Just one year ago Jeff Scates saw the worst flooding on his southern Illinois farmland since 1937. Today, Scates is watching his corn fields shrivel from the driest season in 24 years.
"We've gone from one extreme to the other, from being flooded on three-quarters of the farm now to a drought," said Scates, 42, who with his family members farms 15,000 acres of corn, soybeans and other crops along the Kentucky-Indiana border where the Ohio and Wabash Rivers meet.
Scates said his corn is still in better shape than many fields of his neighbors, who farm sandier soils that do not retain moisture. Moisture is needed to develop a strong root system to sustain plants in the hottest months of July and August.
He says this growing season is reminiscent of the summer of 1988, when the central Corn Belt had significant crop losses. Field conditions were hot and dry early this spring, similar to what happened 24 years ago when local crops, especially corn, were disseminated by lack of summer rains.
"Clearly it's one of these nasty droughts. If it doesn't surpass 1988, it certainly is going to rival it or be among the so-called great droughts we've had in the past 30 years," said Bob Nielsen, extension agronomist at Purdue University, who recalled his time as a crop advisor in 1988 to Indiana farmers.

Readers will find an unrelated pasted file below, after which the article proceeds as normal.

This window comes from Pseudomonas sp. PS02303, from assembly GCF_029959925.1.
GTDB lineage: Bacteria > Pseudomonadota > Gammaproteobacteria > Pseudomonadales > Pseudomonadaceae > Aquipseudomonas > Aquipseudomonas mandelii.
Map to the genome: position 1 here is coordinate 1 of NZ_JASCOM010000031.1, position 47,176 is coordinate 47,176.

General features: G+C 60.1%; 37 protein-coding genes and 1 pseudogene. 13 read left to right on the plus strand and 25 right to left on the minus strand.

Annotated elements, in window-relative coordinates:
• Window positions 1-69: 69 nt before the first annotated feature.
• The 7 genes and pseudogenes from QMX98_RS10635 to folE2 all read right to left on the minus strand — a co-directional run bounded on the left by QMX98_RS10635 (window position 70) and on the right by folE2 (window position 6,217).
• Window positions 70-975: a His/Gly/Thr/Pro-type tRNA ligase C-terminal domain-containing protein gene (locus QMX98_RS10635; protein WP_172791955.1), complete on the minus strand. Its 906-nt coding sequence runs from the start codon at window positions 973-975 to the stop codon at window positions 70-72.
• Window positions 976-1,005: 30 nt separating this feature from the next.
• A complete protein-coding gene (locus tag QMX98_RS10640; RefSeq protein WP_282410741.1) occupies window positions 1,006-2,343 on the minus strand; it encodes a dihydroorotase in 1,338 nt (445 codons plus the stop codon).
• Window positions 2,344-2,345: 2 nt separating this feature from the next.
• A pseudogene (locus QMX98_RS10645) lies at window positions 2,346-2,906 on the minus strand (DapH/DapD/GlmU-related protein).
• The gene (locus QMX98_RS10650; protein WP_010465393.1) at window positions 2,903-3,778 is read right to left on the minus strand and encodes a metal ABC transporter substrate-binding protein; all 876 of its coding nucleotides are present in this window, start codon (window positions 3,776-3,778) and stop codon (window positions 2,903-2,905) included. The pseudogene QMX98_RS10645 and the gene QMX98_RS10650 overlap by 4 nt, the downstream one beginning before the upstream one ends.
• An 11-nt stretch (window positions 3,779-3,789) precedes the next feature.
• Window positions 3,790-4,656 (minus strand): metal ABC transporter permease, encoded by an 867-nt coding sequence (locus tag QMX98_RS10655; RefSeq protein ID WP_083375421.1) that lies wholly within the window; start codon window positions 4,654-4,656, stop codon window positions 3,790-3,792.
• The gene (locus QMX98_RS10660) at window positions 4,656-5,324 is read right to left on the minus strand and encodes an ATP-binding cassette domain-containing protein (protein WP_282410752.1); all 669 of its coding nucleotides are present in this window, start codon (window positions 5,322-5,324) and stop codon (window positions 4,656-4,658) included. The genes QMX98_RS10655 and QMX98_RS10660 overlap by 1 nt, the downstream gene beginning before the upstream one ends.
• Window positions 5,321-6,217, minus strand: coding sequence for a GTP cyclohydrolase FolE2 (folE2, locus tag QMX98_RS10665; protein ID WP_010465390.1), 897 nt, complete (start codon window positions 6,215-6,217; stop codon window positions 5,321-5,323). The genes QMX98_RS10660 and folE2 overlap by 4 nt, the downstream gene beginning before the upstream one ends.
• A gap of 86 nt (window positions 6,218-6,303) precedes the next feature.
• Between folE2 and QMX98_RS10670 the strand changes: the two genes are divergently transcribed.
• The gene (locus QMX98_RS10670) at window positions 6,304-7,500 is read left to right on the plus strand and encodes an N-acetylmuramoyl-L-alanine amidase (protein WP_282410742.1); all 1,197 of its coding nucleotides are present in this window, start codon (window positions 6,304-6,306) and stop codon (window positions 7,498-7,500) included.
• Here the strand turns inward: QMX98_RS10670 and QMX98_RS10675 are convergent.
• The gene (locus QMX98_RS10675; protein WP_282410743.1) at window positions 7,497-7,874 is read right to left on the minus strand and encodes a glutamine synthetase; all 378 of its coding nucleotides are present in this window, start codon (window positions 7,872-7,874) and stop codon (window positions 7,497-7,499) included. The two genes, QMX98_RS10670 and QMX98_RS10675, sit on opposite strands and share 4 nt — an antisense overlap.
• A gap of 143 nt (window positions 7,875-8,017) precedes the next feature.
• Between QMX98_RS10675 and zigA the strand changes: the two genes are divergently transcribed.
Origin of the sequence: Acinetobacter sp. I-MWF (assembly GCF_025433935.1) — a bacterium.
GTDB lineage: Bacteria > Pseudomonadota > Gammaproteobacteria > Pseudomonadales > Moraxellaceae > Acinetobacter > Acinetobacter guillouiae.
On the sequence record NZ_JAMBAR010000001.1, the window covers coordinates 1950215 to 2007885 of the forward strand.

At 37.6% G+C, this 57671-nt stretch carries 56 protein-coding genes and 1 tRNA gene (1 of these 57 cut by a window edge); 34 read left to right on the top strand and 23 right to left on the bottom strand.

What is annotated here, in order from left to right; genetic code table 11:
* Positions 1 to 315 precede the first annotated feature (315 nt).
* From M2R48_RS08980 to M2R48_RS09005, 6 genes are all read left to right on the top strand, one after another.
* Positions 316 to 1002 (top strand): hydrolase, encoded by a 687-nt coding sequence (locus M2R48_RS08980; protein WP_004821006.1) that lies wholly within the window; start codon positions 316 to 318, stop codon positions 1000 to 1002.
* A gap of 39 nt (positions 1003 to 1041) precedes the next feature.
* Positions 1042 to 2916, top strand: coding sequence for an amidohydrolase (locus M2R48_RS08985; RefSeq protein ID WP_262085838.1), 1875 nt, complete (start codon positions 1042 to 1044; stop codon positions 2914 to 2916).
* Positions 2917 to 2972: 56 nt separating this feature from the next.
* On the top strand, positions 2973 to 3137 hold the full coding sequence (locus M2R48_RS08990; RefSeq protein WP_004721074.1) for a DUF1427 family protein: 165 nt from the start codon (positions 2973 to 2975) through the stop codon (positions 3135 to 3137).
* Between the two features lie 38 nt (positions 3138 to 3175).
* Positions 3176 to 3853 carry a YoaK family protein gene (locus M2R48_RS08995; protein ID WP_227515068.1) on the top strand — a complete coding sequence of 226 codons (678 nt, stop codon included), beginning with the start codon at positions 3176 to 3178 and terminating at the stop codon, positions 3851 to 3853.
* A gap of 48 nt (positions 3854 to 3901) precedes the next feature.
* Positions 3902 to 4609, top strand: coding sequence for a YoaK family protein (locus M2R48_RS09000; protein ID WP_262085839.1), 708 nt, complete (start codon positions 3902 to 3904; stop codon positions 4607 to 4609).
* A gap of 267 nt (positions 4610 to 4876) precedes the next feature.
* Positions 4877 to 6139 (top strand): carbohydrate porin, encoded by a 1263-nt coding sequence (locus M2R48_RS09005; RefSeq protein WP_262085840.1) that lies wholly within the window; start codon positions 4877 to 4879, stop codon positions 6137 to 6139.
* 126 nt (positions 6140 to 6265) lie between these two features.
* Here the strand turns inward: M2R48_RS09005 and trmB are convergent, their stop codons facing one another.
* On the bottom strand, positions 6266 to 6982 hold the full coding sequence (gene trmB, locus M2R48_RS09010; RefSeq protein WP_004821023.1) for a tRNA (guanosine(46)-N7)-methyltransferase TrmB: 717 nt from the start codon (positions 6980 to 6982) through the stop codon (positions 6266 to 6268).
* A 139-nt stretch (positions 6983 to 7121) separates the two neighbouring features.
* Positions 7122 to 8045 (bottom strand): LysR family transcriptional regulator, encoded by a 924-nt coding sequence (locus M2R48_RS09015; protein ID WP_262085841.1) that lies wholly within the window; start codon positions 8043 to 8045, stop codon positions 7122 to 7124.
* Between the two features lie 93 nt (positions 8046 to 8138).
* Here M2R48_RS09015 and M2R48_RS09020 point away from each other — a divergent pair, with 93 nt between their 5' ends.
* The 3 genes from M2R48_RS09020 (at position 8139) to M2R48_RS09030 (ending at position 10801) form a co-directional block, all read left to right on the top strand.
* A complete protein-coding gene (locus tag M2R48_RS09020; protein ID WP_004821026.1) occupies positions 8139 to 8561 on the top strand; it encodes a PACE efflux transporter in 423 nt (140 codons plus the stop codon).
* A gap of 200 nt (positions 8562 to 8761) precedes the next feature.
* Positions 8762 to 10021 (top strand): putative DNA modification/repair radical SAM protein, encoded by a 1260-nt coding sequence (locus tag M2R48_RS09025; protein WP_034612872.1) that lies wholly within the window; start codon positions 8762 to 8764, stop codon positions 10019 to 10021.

U.S. corn prices have soared 17 percent this month as day after day of hot dry weather persists in the heart of the Midwest, where Iowa and Illinois alone produce one-third of all U.S. corn and soybeans.
The markets are "on fire" as concerns mount that the United States, the world's top exporter of these two food and feed crops, will be hit with crop losses. That would hit not only the U.S. government budget and insurance companies with crop insurance payments but also spur a fresh round of world food price inflation, experts say.
Concerns right now are zeroed in on corn, which is planted before soybeans and is just entering its key growth stage of pollination -- the period when the corn plant starts producing the grain kernels. In the Midwest, the pollination will be under way for the next four weeks. There is a direct correlation between pollination and final yields, with the success of pollination determined by the level of moisture and amount of heat the corn plant receives.
USDA on Monday rated 56 percent of the U.S. corn crop as good/excellent, the lowest rating in that category in late June since 1988. That year, U.S. farmers produced only 4.9 billion bushels of corn, a full 33 percent below the government's initial May estimate of 7.3 billion bushels. Currently, USDA is forecasting a record U.S. corn crop of 14.8 billion bushels for 2012. That estimate came on June 12, before the latest drought pressures.